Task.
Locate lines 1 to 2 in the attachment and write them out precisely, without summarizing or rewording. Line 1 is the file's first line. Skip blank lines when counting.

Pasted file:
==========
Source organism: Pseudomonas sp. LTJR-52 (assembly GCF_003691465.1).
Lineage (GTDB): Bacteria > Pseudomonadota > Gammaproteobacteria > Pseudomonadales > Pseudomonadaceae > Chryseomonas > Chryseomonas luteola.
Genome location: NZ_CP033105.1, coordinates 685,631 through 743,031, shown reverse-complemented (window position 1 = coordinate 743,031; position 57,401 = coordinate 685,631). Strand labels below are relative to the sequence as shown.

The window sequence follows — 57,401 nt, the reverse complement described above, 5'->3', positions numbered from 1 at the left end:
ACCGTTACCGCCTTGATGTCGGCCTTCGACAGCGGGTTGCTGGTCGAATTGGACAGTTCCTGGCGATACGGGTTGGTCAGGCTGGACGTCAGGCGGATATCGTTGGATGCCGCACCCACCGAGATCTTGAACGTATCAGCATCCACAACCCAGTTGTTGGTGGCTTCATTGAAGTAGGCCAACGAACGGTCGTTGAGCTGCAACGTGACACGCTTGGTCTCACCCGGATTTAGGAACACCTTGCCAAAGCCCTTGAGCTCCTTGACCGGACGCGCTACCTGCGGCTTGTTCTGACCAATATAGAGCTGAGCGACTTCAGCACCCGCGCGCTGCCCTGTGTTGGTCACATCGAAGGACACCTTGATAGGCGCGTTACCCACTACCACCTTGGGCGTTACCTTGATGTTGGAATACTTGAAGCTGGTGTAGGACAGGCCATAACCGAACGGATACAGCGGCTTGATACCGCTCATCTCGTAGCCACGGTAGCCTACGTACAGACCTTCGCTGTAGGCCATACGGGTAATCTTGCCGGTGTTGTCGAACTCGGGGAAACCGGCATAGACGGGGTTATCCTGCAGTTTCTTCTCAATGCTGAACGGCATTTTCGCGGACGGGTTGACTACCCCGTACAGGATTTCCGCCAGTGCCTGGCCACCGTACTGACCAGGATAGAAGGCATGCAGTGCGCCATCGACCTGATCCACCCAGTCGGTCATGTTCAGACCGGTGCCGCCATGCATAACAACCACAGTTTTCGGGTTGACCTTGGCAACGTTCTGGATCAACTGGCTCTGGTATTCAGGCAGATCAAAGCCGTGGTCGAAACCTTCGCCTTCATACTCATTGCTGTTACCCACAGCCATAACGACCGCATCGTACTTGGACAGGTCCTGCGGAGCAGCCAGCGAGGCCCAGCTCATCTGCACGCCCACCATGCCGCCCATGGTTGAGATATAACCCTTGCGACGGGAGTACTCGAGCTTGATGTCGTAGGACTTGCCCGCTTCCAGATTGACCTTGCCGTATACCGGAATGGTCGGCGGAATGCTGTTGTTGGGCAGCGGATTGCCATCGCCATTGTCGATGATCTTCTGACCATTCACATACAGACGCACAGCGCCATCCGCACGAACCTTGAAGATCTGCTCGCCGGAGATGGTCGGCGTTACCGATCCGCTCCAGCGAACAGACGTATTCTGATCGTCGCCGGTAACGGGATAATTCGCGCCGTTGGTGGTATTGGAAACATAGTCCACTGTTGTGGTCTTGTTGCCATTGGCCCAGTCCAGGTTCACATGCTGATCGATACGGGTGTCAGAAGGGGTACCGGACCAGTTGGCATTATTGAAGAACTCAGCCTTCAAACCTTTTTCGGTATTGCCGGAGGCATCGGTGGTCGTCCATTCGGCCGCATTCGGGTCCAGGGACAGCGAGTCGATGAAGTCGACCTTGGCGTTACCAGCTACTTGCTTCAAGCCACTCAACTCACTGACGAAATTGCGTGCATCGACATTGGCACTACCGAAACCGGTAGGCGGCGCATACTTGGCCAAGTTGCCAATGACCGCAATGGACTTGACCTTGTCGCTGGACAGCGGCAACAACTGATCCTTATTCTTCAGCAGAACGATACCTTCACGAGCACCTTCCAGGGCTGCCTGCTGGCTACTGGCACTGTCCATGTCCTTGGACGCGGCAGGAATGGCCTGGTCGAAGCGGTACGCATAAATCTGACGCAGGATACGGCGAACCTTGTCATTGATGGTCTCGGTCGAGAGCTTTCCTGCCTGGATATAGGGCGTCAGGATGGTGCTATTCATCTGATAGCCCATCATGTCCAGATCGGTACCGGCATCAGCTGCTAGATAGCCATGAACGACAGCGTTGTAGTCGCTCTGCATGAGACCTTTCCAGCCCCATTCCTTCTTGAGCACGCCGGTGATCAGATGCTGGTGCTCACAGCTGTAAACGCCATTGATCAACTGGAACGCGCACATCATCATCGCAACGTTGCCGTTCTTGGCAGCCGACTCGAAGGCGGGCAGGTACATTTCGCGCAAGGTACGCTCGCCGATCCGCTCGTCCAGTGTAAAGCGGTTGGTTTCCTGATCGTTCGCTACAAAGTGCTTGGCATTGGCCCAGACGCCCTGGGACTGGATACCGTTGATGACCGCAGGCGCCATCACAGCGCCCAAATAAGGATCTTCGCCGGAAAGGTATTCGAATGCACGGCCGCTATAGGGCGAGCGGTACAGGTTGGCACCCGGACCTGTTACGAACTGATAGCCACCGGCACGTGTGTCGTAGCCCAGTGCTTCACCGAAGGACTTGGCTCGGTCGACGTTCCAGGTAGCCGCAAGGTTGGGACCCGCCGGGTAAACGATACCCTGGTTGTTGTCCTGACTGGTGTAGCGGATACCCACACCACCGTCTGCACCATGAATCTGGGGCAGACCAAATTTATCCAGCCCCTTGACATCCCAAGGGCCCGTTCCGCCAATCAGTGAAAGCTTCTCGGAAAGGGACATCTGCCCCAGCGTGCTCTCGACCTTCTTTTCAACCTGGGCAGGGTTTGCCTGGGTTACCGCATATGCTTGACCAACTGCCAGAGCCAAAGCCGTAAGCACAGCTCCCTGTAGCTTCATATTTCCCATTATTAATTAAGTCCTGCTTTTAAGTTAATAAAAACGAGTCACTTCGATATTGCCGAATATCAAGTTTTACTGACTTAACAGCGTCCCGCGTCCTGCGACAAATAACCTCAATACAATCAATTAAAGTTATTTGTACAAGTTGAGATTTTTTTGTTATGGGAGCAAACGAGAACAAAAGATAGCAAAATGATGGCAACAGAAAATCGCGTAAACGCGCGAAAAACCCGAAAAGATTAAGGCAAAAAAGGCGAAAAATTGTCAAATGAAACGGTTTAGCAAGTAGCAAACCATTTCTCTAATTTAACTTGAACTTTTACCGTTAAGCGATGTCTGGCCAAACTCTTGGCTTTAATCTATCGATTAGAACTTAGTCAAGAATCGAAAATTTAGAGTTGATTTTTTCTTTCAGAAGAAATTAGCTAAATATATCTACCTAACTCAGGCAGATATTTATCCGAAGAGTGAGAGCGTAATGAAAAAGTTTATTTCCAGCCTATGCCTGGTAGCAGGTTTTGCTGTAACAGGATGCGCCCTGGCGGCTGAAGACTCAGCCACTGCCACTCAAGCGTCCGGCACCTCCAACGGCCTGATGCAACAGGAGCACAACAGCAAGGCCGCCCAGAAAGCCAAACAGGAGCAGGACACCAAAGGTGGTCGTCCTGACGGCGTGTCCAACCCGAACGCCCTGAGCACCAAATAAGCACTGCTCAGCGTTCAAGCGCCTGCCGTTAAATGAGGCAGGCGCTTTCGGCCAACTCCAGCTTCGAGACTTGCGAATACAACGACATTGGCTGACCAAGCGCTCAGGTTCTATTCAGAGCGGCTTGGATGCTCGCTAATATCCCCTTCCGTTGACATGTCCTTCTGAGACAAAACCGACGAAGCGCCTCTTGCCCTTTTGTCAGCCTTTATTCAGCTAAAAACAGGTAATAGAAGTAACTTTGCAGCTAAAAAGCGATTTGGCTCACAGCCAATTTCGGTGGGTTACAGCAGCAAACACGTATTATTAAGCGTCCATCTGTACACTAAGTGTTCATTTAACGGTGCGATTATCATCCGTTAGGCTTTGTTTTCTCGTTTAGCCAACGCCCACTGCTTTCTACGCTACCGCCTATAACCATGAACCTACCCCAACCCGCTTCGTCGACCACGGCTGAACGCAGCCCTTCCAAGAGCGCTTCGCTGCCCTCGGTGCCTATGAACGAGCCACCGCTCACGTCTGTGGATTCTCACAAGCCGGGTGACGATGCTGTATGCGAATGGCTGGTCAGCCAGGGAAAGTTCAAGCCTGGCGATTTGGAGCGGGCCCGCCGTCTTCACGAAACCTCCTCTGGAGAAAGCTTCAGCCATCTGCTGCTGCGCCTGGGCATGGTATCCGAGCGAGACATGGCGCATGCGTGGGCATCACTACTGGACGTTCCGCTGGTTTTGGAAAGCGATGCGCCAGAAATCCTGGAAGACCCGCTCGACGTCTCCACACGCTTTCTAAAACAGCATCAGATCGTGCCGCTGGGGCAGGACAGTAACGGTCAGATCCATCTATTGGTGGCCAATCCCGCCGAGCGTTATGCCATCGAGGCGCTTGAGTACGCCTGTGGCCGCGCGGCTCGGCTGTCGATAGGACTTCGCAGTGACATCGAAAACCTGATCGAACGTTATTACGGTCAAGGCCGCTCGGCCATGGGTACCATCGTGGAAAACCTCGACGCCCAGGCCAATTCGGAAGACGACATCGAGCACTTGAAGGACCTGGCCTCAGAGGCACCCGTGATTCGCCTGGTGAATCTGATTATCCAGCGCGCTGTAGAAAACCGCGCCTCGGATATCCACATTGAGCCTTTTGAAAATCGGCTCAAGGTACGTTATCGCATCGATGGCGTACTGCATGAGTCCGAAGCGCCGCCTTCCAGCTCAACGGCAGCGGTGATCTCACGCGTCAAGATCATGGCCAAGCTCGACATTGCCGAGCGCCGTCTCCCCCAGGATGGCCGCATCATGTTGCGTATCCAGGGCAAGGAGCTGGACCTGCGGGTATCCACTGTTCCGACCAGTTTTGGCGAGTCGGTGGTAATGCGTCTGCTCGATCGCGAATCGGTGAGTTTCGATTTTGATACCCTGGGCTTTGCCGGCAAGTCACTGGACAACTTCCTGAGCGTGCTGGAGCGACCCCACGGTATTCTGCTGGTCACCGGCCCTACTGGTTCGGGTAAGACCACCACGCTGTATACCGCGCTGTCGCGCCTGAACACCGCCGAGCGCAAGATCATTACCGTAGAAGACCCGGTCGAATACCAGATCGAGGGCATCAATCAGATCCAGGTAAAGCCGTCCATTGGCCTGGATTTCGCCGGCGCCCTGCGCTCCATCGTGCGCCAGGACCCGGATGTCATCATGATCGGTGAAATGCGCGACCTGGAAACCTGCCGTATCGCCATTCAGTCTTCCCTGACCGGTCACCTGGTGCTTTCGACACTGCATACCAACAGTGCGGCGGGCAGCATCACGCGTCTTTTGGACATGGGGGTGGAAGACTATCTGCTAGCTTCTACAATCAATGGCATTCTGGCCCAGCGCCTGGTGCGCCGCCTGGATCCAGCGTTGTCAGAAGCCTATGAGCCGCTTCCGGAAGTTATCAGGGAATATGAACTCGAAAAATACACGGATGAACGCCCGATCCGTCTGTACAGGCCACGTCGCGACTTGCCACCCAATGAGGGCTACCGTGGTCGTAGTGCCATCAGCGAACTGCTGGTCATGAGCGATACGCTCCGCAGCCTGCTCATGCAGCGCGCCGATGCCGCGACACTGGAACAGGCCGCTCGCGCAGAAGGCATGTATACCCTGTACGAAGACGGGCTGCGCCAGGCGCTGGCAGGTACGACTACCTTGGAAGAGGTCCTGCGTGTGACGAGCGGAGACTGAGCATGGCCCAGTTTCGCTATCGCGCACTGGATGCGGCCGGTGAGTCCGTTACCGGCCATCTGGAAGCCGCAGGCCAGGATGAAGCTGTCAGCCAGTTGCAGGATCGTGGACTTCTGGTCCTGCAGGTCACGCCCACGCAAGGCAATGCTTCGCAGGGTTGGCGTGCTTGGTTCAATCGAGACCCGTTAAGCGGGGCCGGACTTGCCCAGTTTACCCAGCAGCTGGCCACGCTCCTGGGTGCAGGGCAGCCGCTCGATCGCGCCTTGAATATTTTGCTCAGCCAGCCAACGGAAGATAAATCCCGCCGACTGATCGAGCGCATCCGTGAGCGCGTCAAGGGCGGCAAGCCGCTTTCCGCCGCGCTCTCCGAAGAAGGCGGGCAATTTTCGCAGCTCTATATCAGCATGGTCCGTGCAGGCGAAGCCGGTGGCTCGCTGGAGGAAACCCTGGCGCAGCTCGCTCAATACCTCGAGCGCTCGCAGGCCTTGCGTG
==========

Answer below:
Source organism: Pseudomonas sp. LTJR-52 (assembly GCF_003691465.1).
Lineage (GTDB): Bacteria > Pseudomonadota > Gammaproteobacteria > Pseudomonadales > Pseudomonadaceae > Chryseomonas > Chryseomonas luteola.